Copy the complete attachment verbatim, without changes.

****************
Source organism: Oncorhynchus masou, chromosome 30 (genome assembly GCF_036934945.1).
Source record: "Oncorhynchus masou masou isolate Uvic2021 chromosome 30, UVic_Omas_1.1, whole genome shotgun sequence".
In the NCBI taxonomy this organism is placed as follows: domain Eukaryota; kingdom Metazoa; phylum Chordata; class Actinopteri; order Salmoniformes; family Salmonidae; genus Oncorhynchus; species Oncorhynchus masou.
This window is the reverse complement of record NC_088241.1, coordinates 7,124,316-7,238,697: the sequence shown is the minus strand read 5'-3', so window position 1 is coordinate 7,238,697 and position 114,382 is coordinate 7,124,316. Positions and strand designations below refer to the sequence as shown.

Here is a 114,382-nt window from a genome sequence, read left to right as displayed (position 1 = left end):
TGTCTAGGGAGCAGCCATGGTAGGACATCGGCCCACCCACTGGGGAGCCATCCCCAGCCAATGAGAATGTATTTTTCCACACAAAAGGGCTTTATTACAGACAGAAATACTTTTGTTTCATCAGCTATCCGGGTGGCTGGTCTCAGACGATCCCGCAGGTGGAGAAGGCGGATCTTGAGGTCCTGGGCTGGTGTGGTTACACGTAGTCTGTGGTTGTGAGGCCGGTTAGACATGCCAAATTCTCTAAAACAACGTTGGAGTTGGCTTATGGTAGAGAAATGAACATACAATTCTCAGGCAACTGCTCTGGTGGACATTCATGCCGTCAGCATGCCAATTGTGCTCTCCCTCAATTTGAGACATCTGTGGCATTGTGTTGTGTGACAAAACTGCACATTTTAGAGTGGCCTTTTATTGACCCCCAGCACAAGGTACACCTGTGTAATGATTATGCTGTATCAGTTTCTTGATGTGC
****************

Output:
Source organism: Oncorhynchus masou, chromosome 30 (genome assembly GCF_036934945.1).
Source record: "Oncorhynchus masou masou isolate Uvic2021 chromosome 30, UVic_Omas_1.1, whole genome shotgun sequence".
In the NCBI taxonomy this organism is placed as follows: domain Eukaryota; kingdom Metazoa; phylum Chordata; class Actinopteri; order Salmoniformes; family Salmonidae; genus Oncorhynchus; species Oncorhynchus masou.
This window is the reverse complement of record NC_088241.1, coordinates 7,124,316-7,238,697: the sequence shown is the minus strand read 5'-3', so window position 1 is coordinate 7,238,697 and position 114,382 is coordinate 7,124,316. Positions and strand designations below refer to the sequence as shown.

Here is a 114,382-nt window from a genome sequence, read left to right as displayed (position 1 = left end):
TGTCTAGGGAGCAGCCATGGTAGGACATCGGCCCACCCACTGGGGAGCCATCCCCAGCCAATGAGAATGTATTTTTCCACACAAAAGGGCTTTATTACAGACAGAAATACTTTTGTTTCATCAGCTATCCGGGTGGCTGGTCTCAGACGATCCCGCAGGTGGAGAAGGCGGATCTTGAGGTCCTGGGCTGGTGTGGTTACACGTAGTCTGTGGTTGTGAGGCCGGTTAGACATGCCAAATTCTCTAAAACAACGTTGGAGTTGGCTTATGGTAGAGAAATGAACATACAATTCTCAGGCAACTGCTCTGGTGGACATTCATGCCGTCAGCATGCCAATTGTGCTCTCCCTCAATTTGAGACATCTGTGGCATTGTGTTGTGTGACAAAACTGCACATTTTAGAGTGGCCTTTTATTGACCCCCAGCACAAGGTACACCTGTGTAATGATTATGCTGTATCAGTTTCTTGATGTGC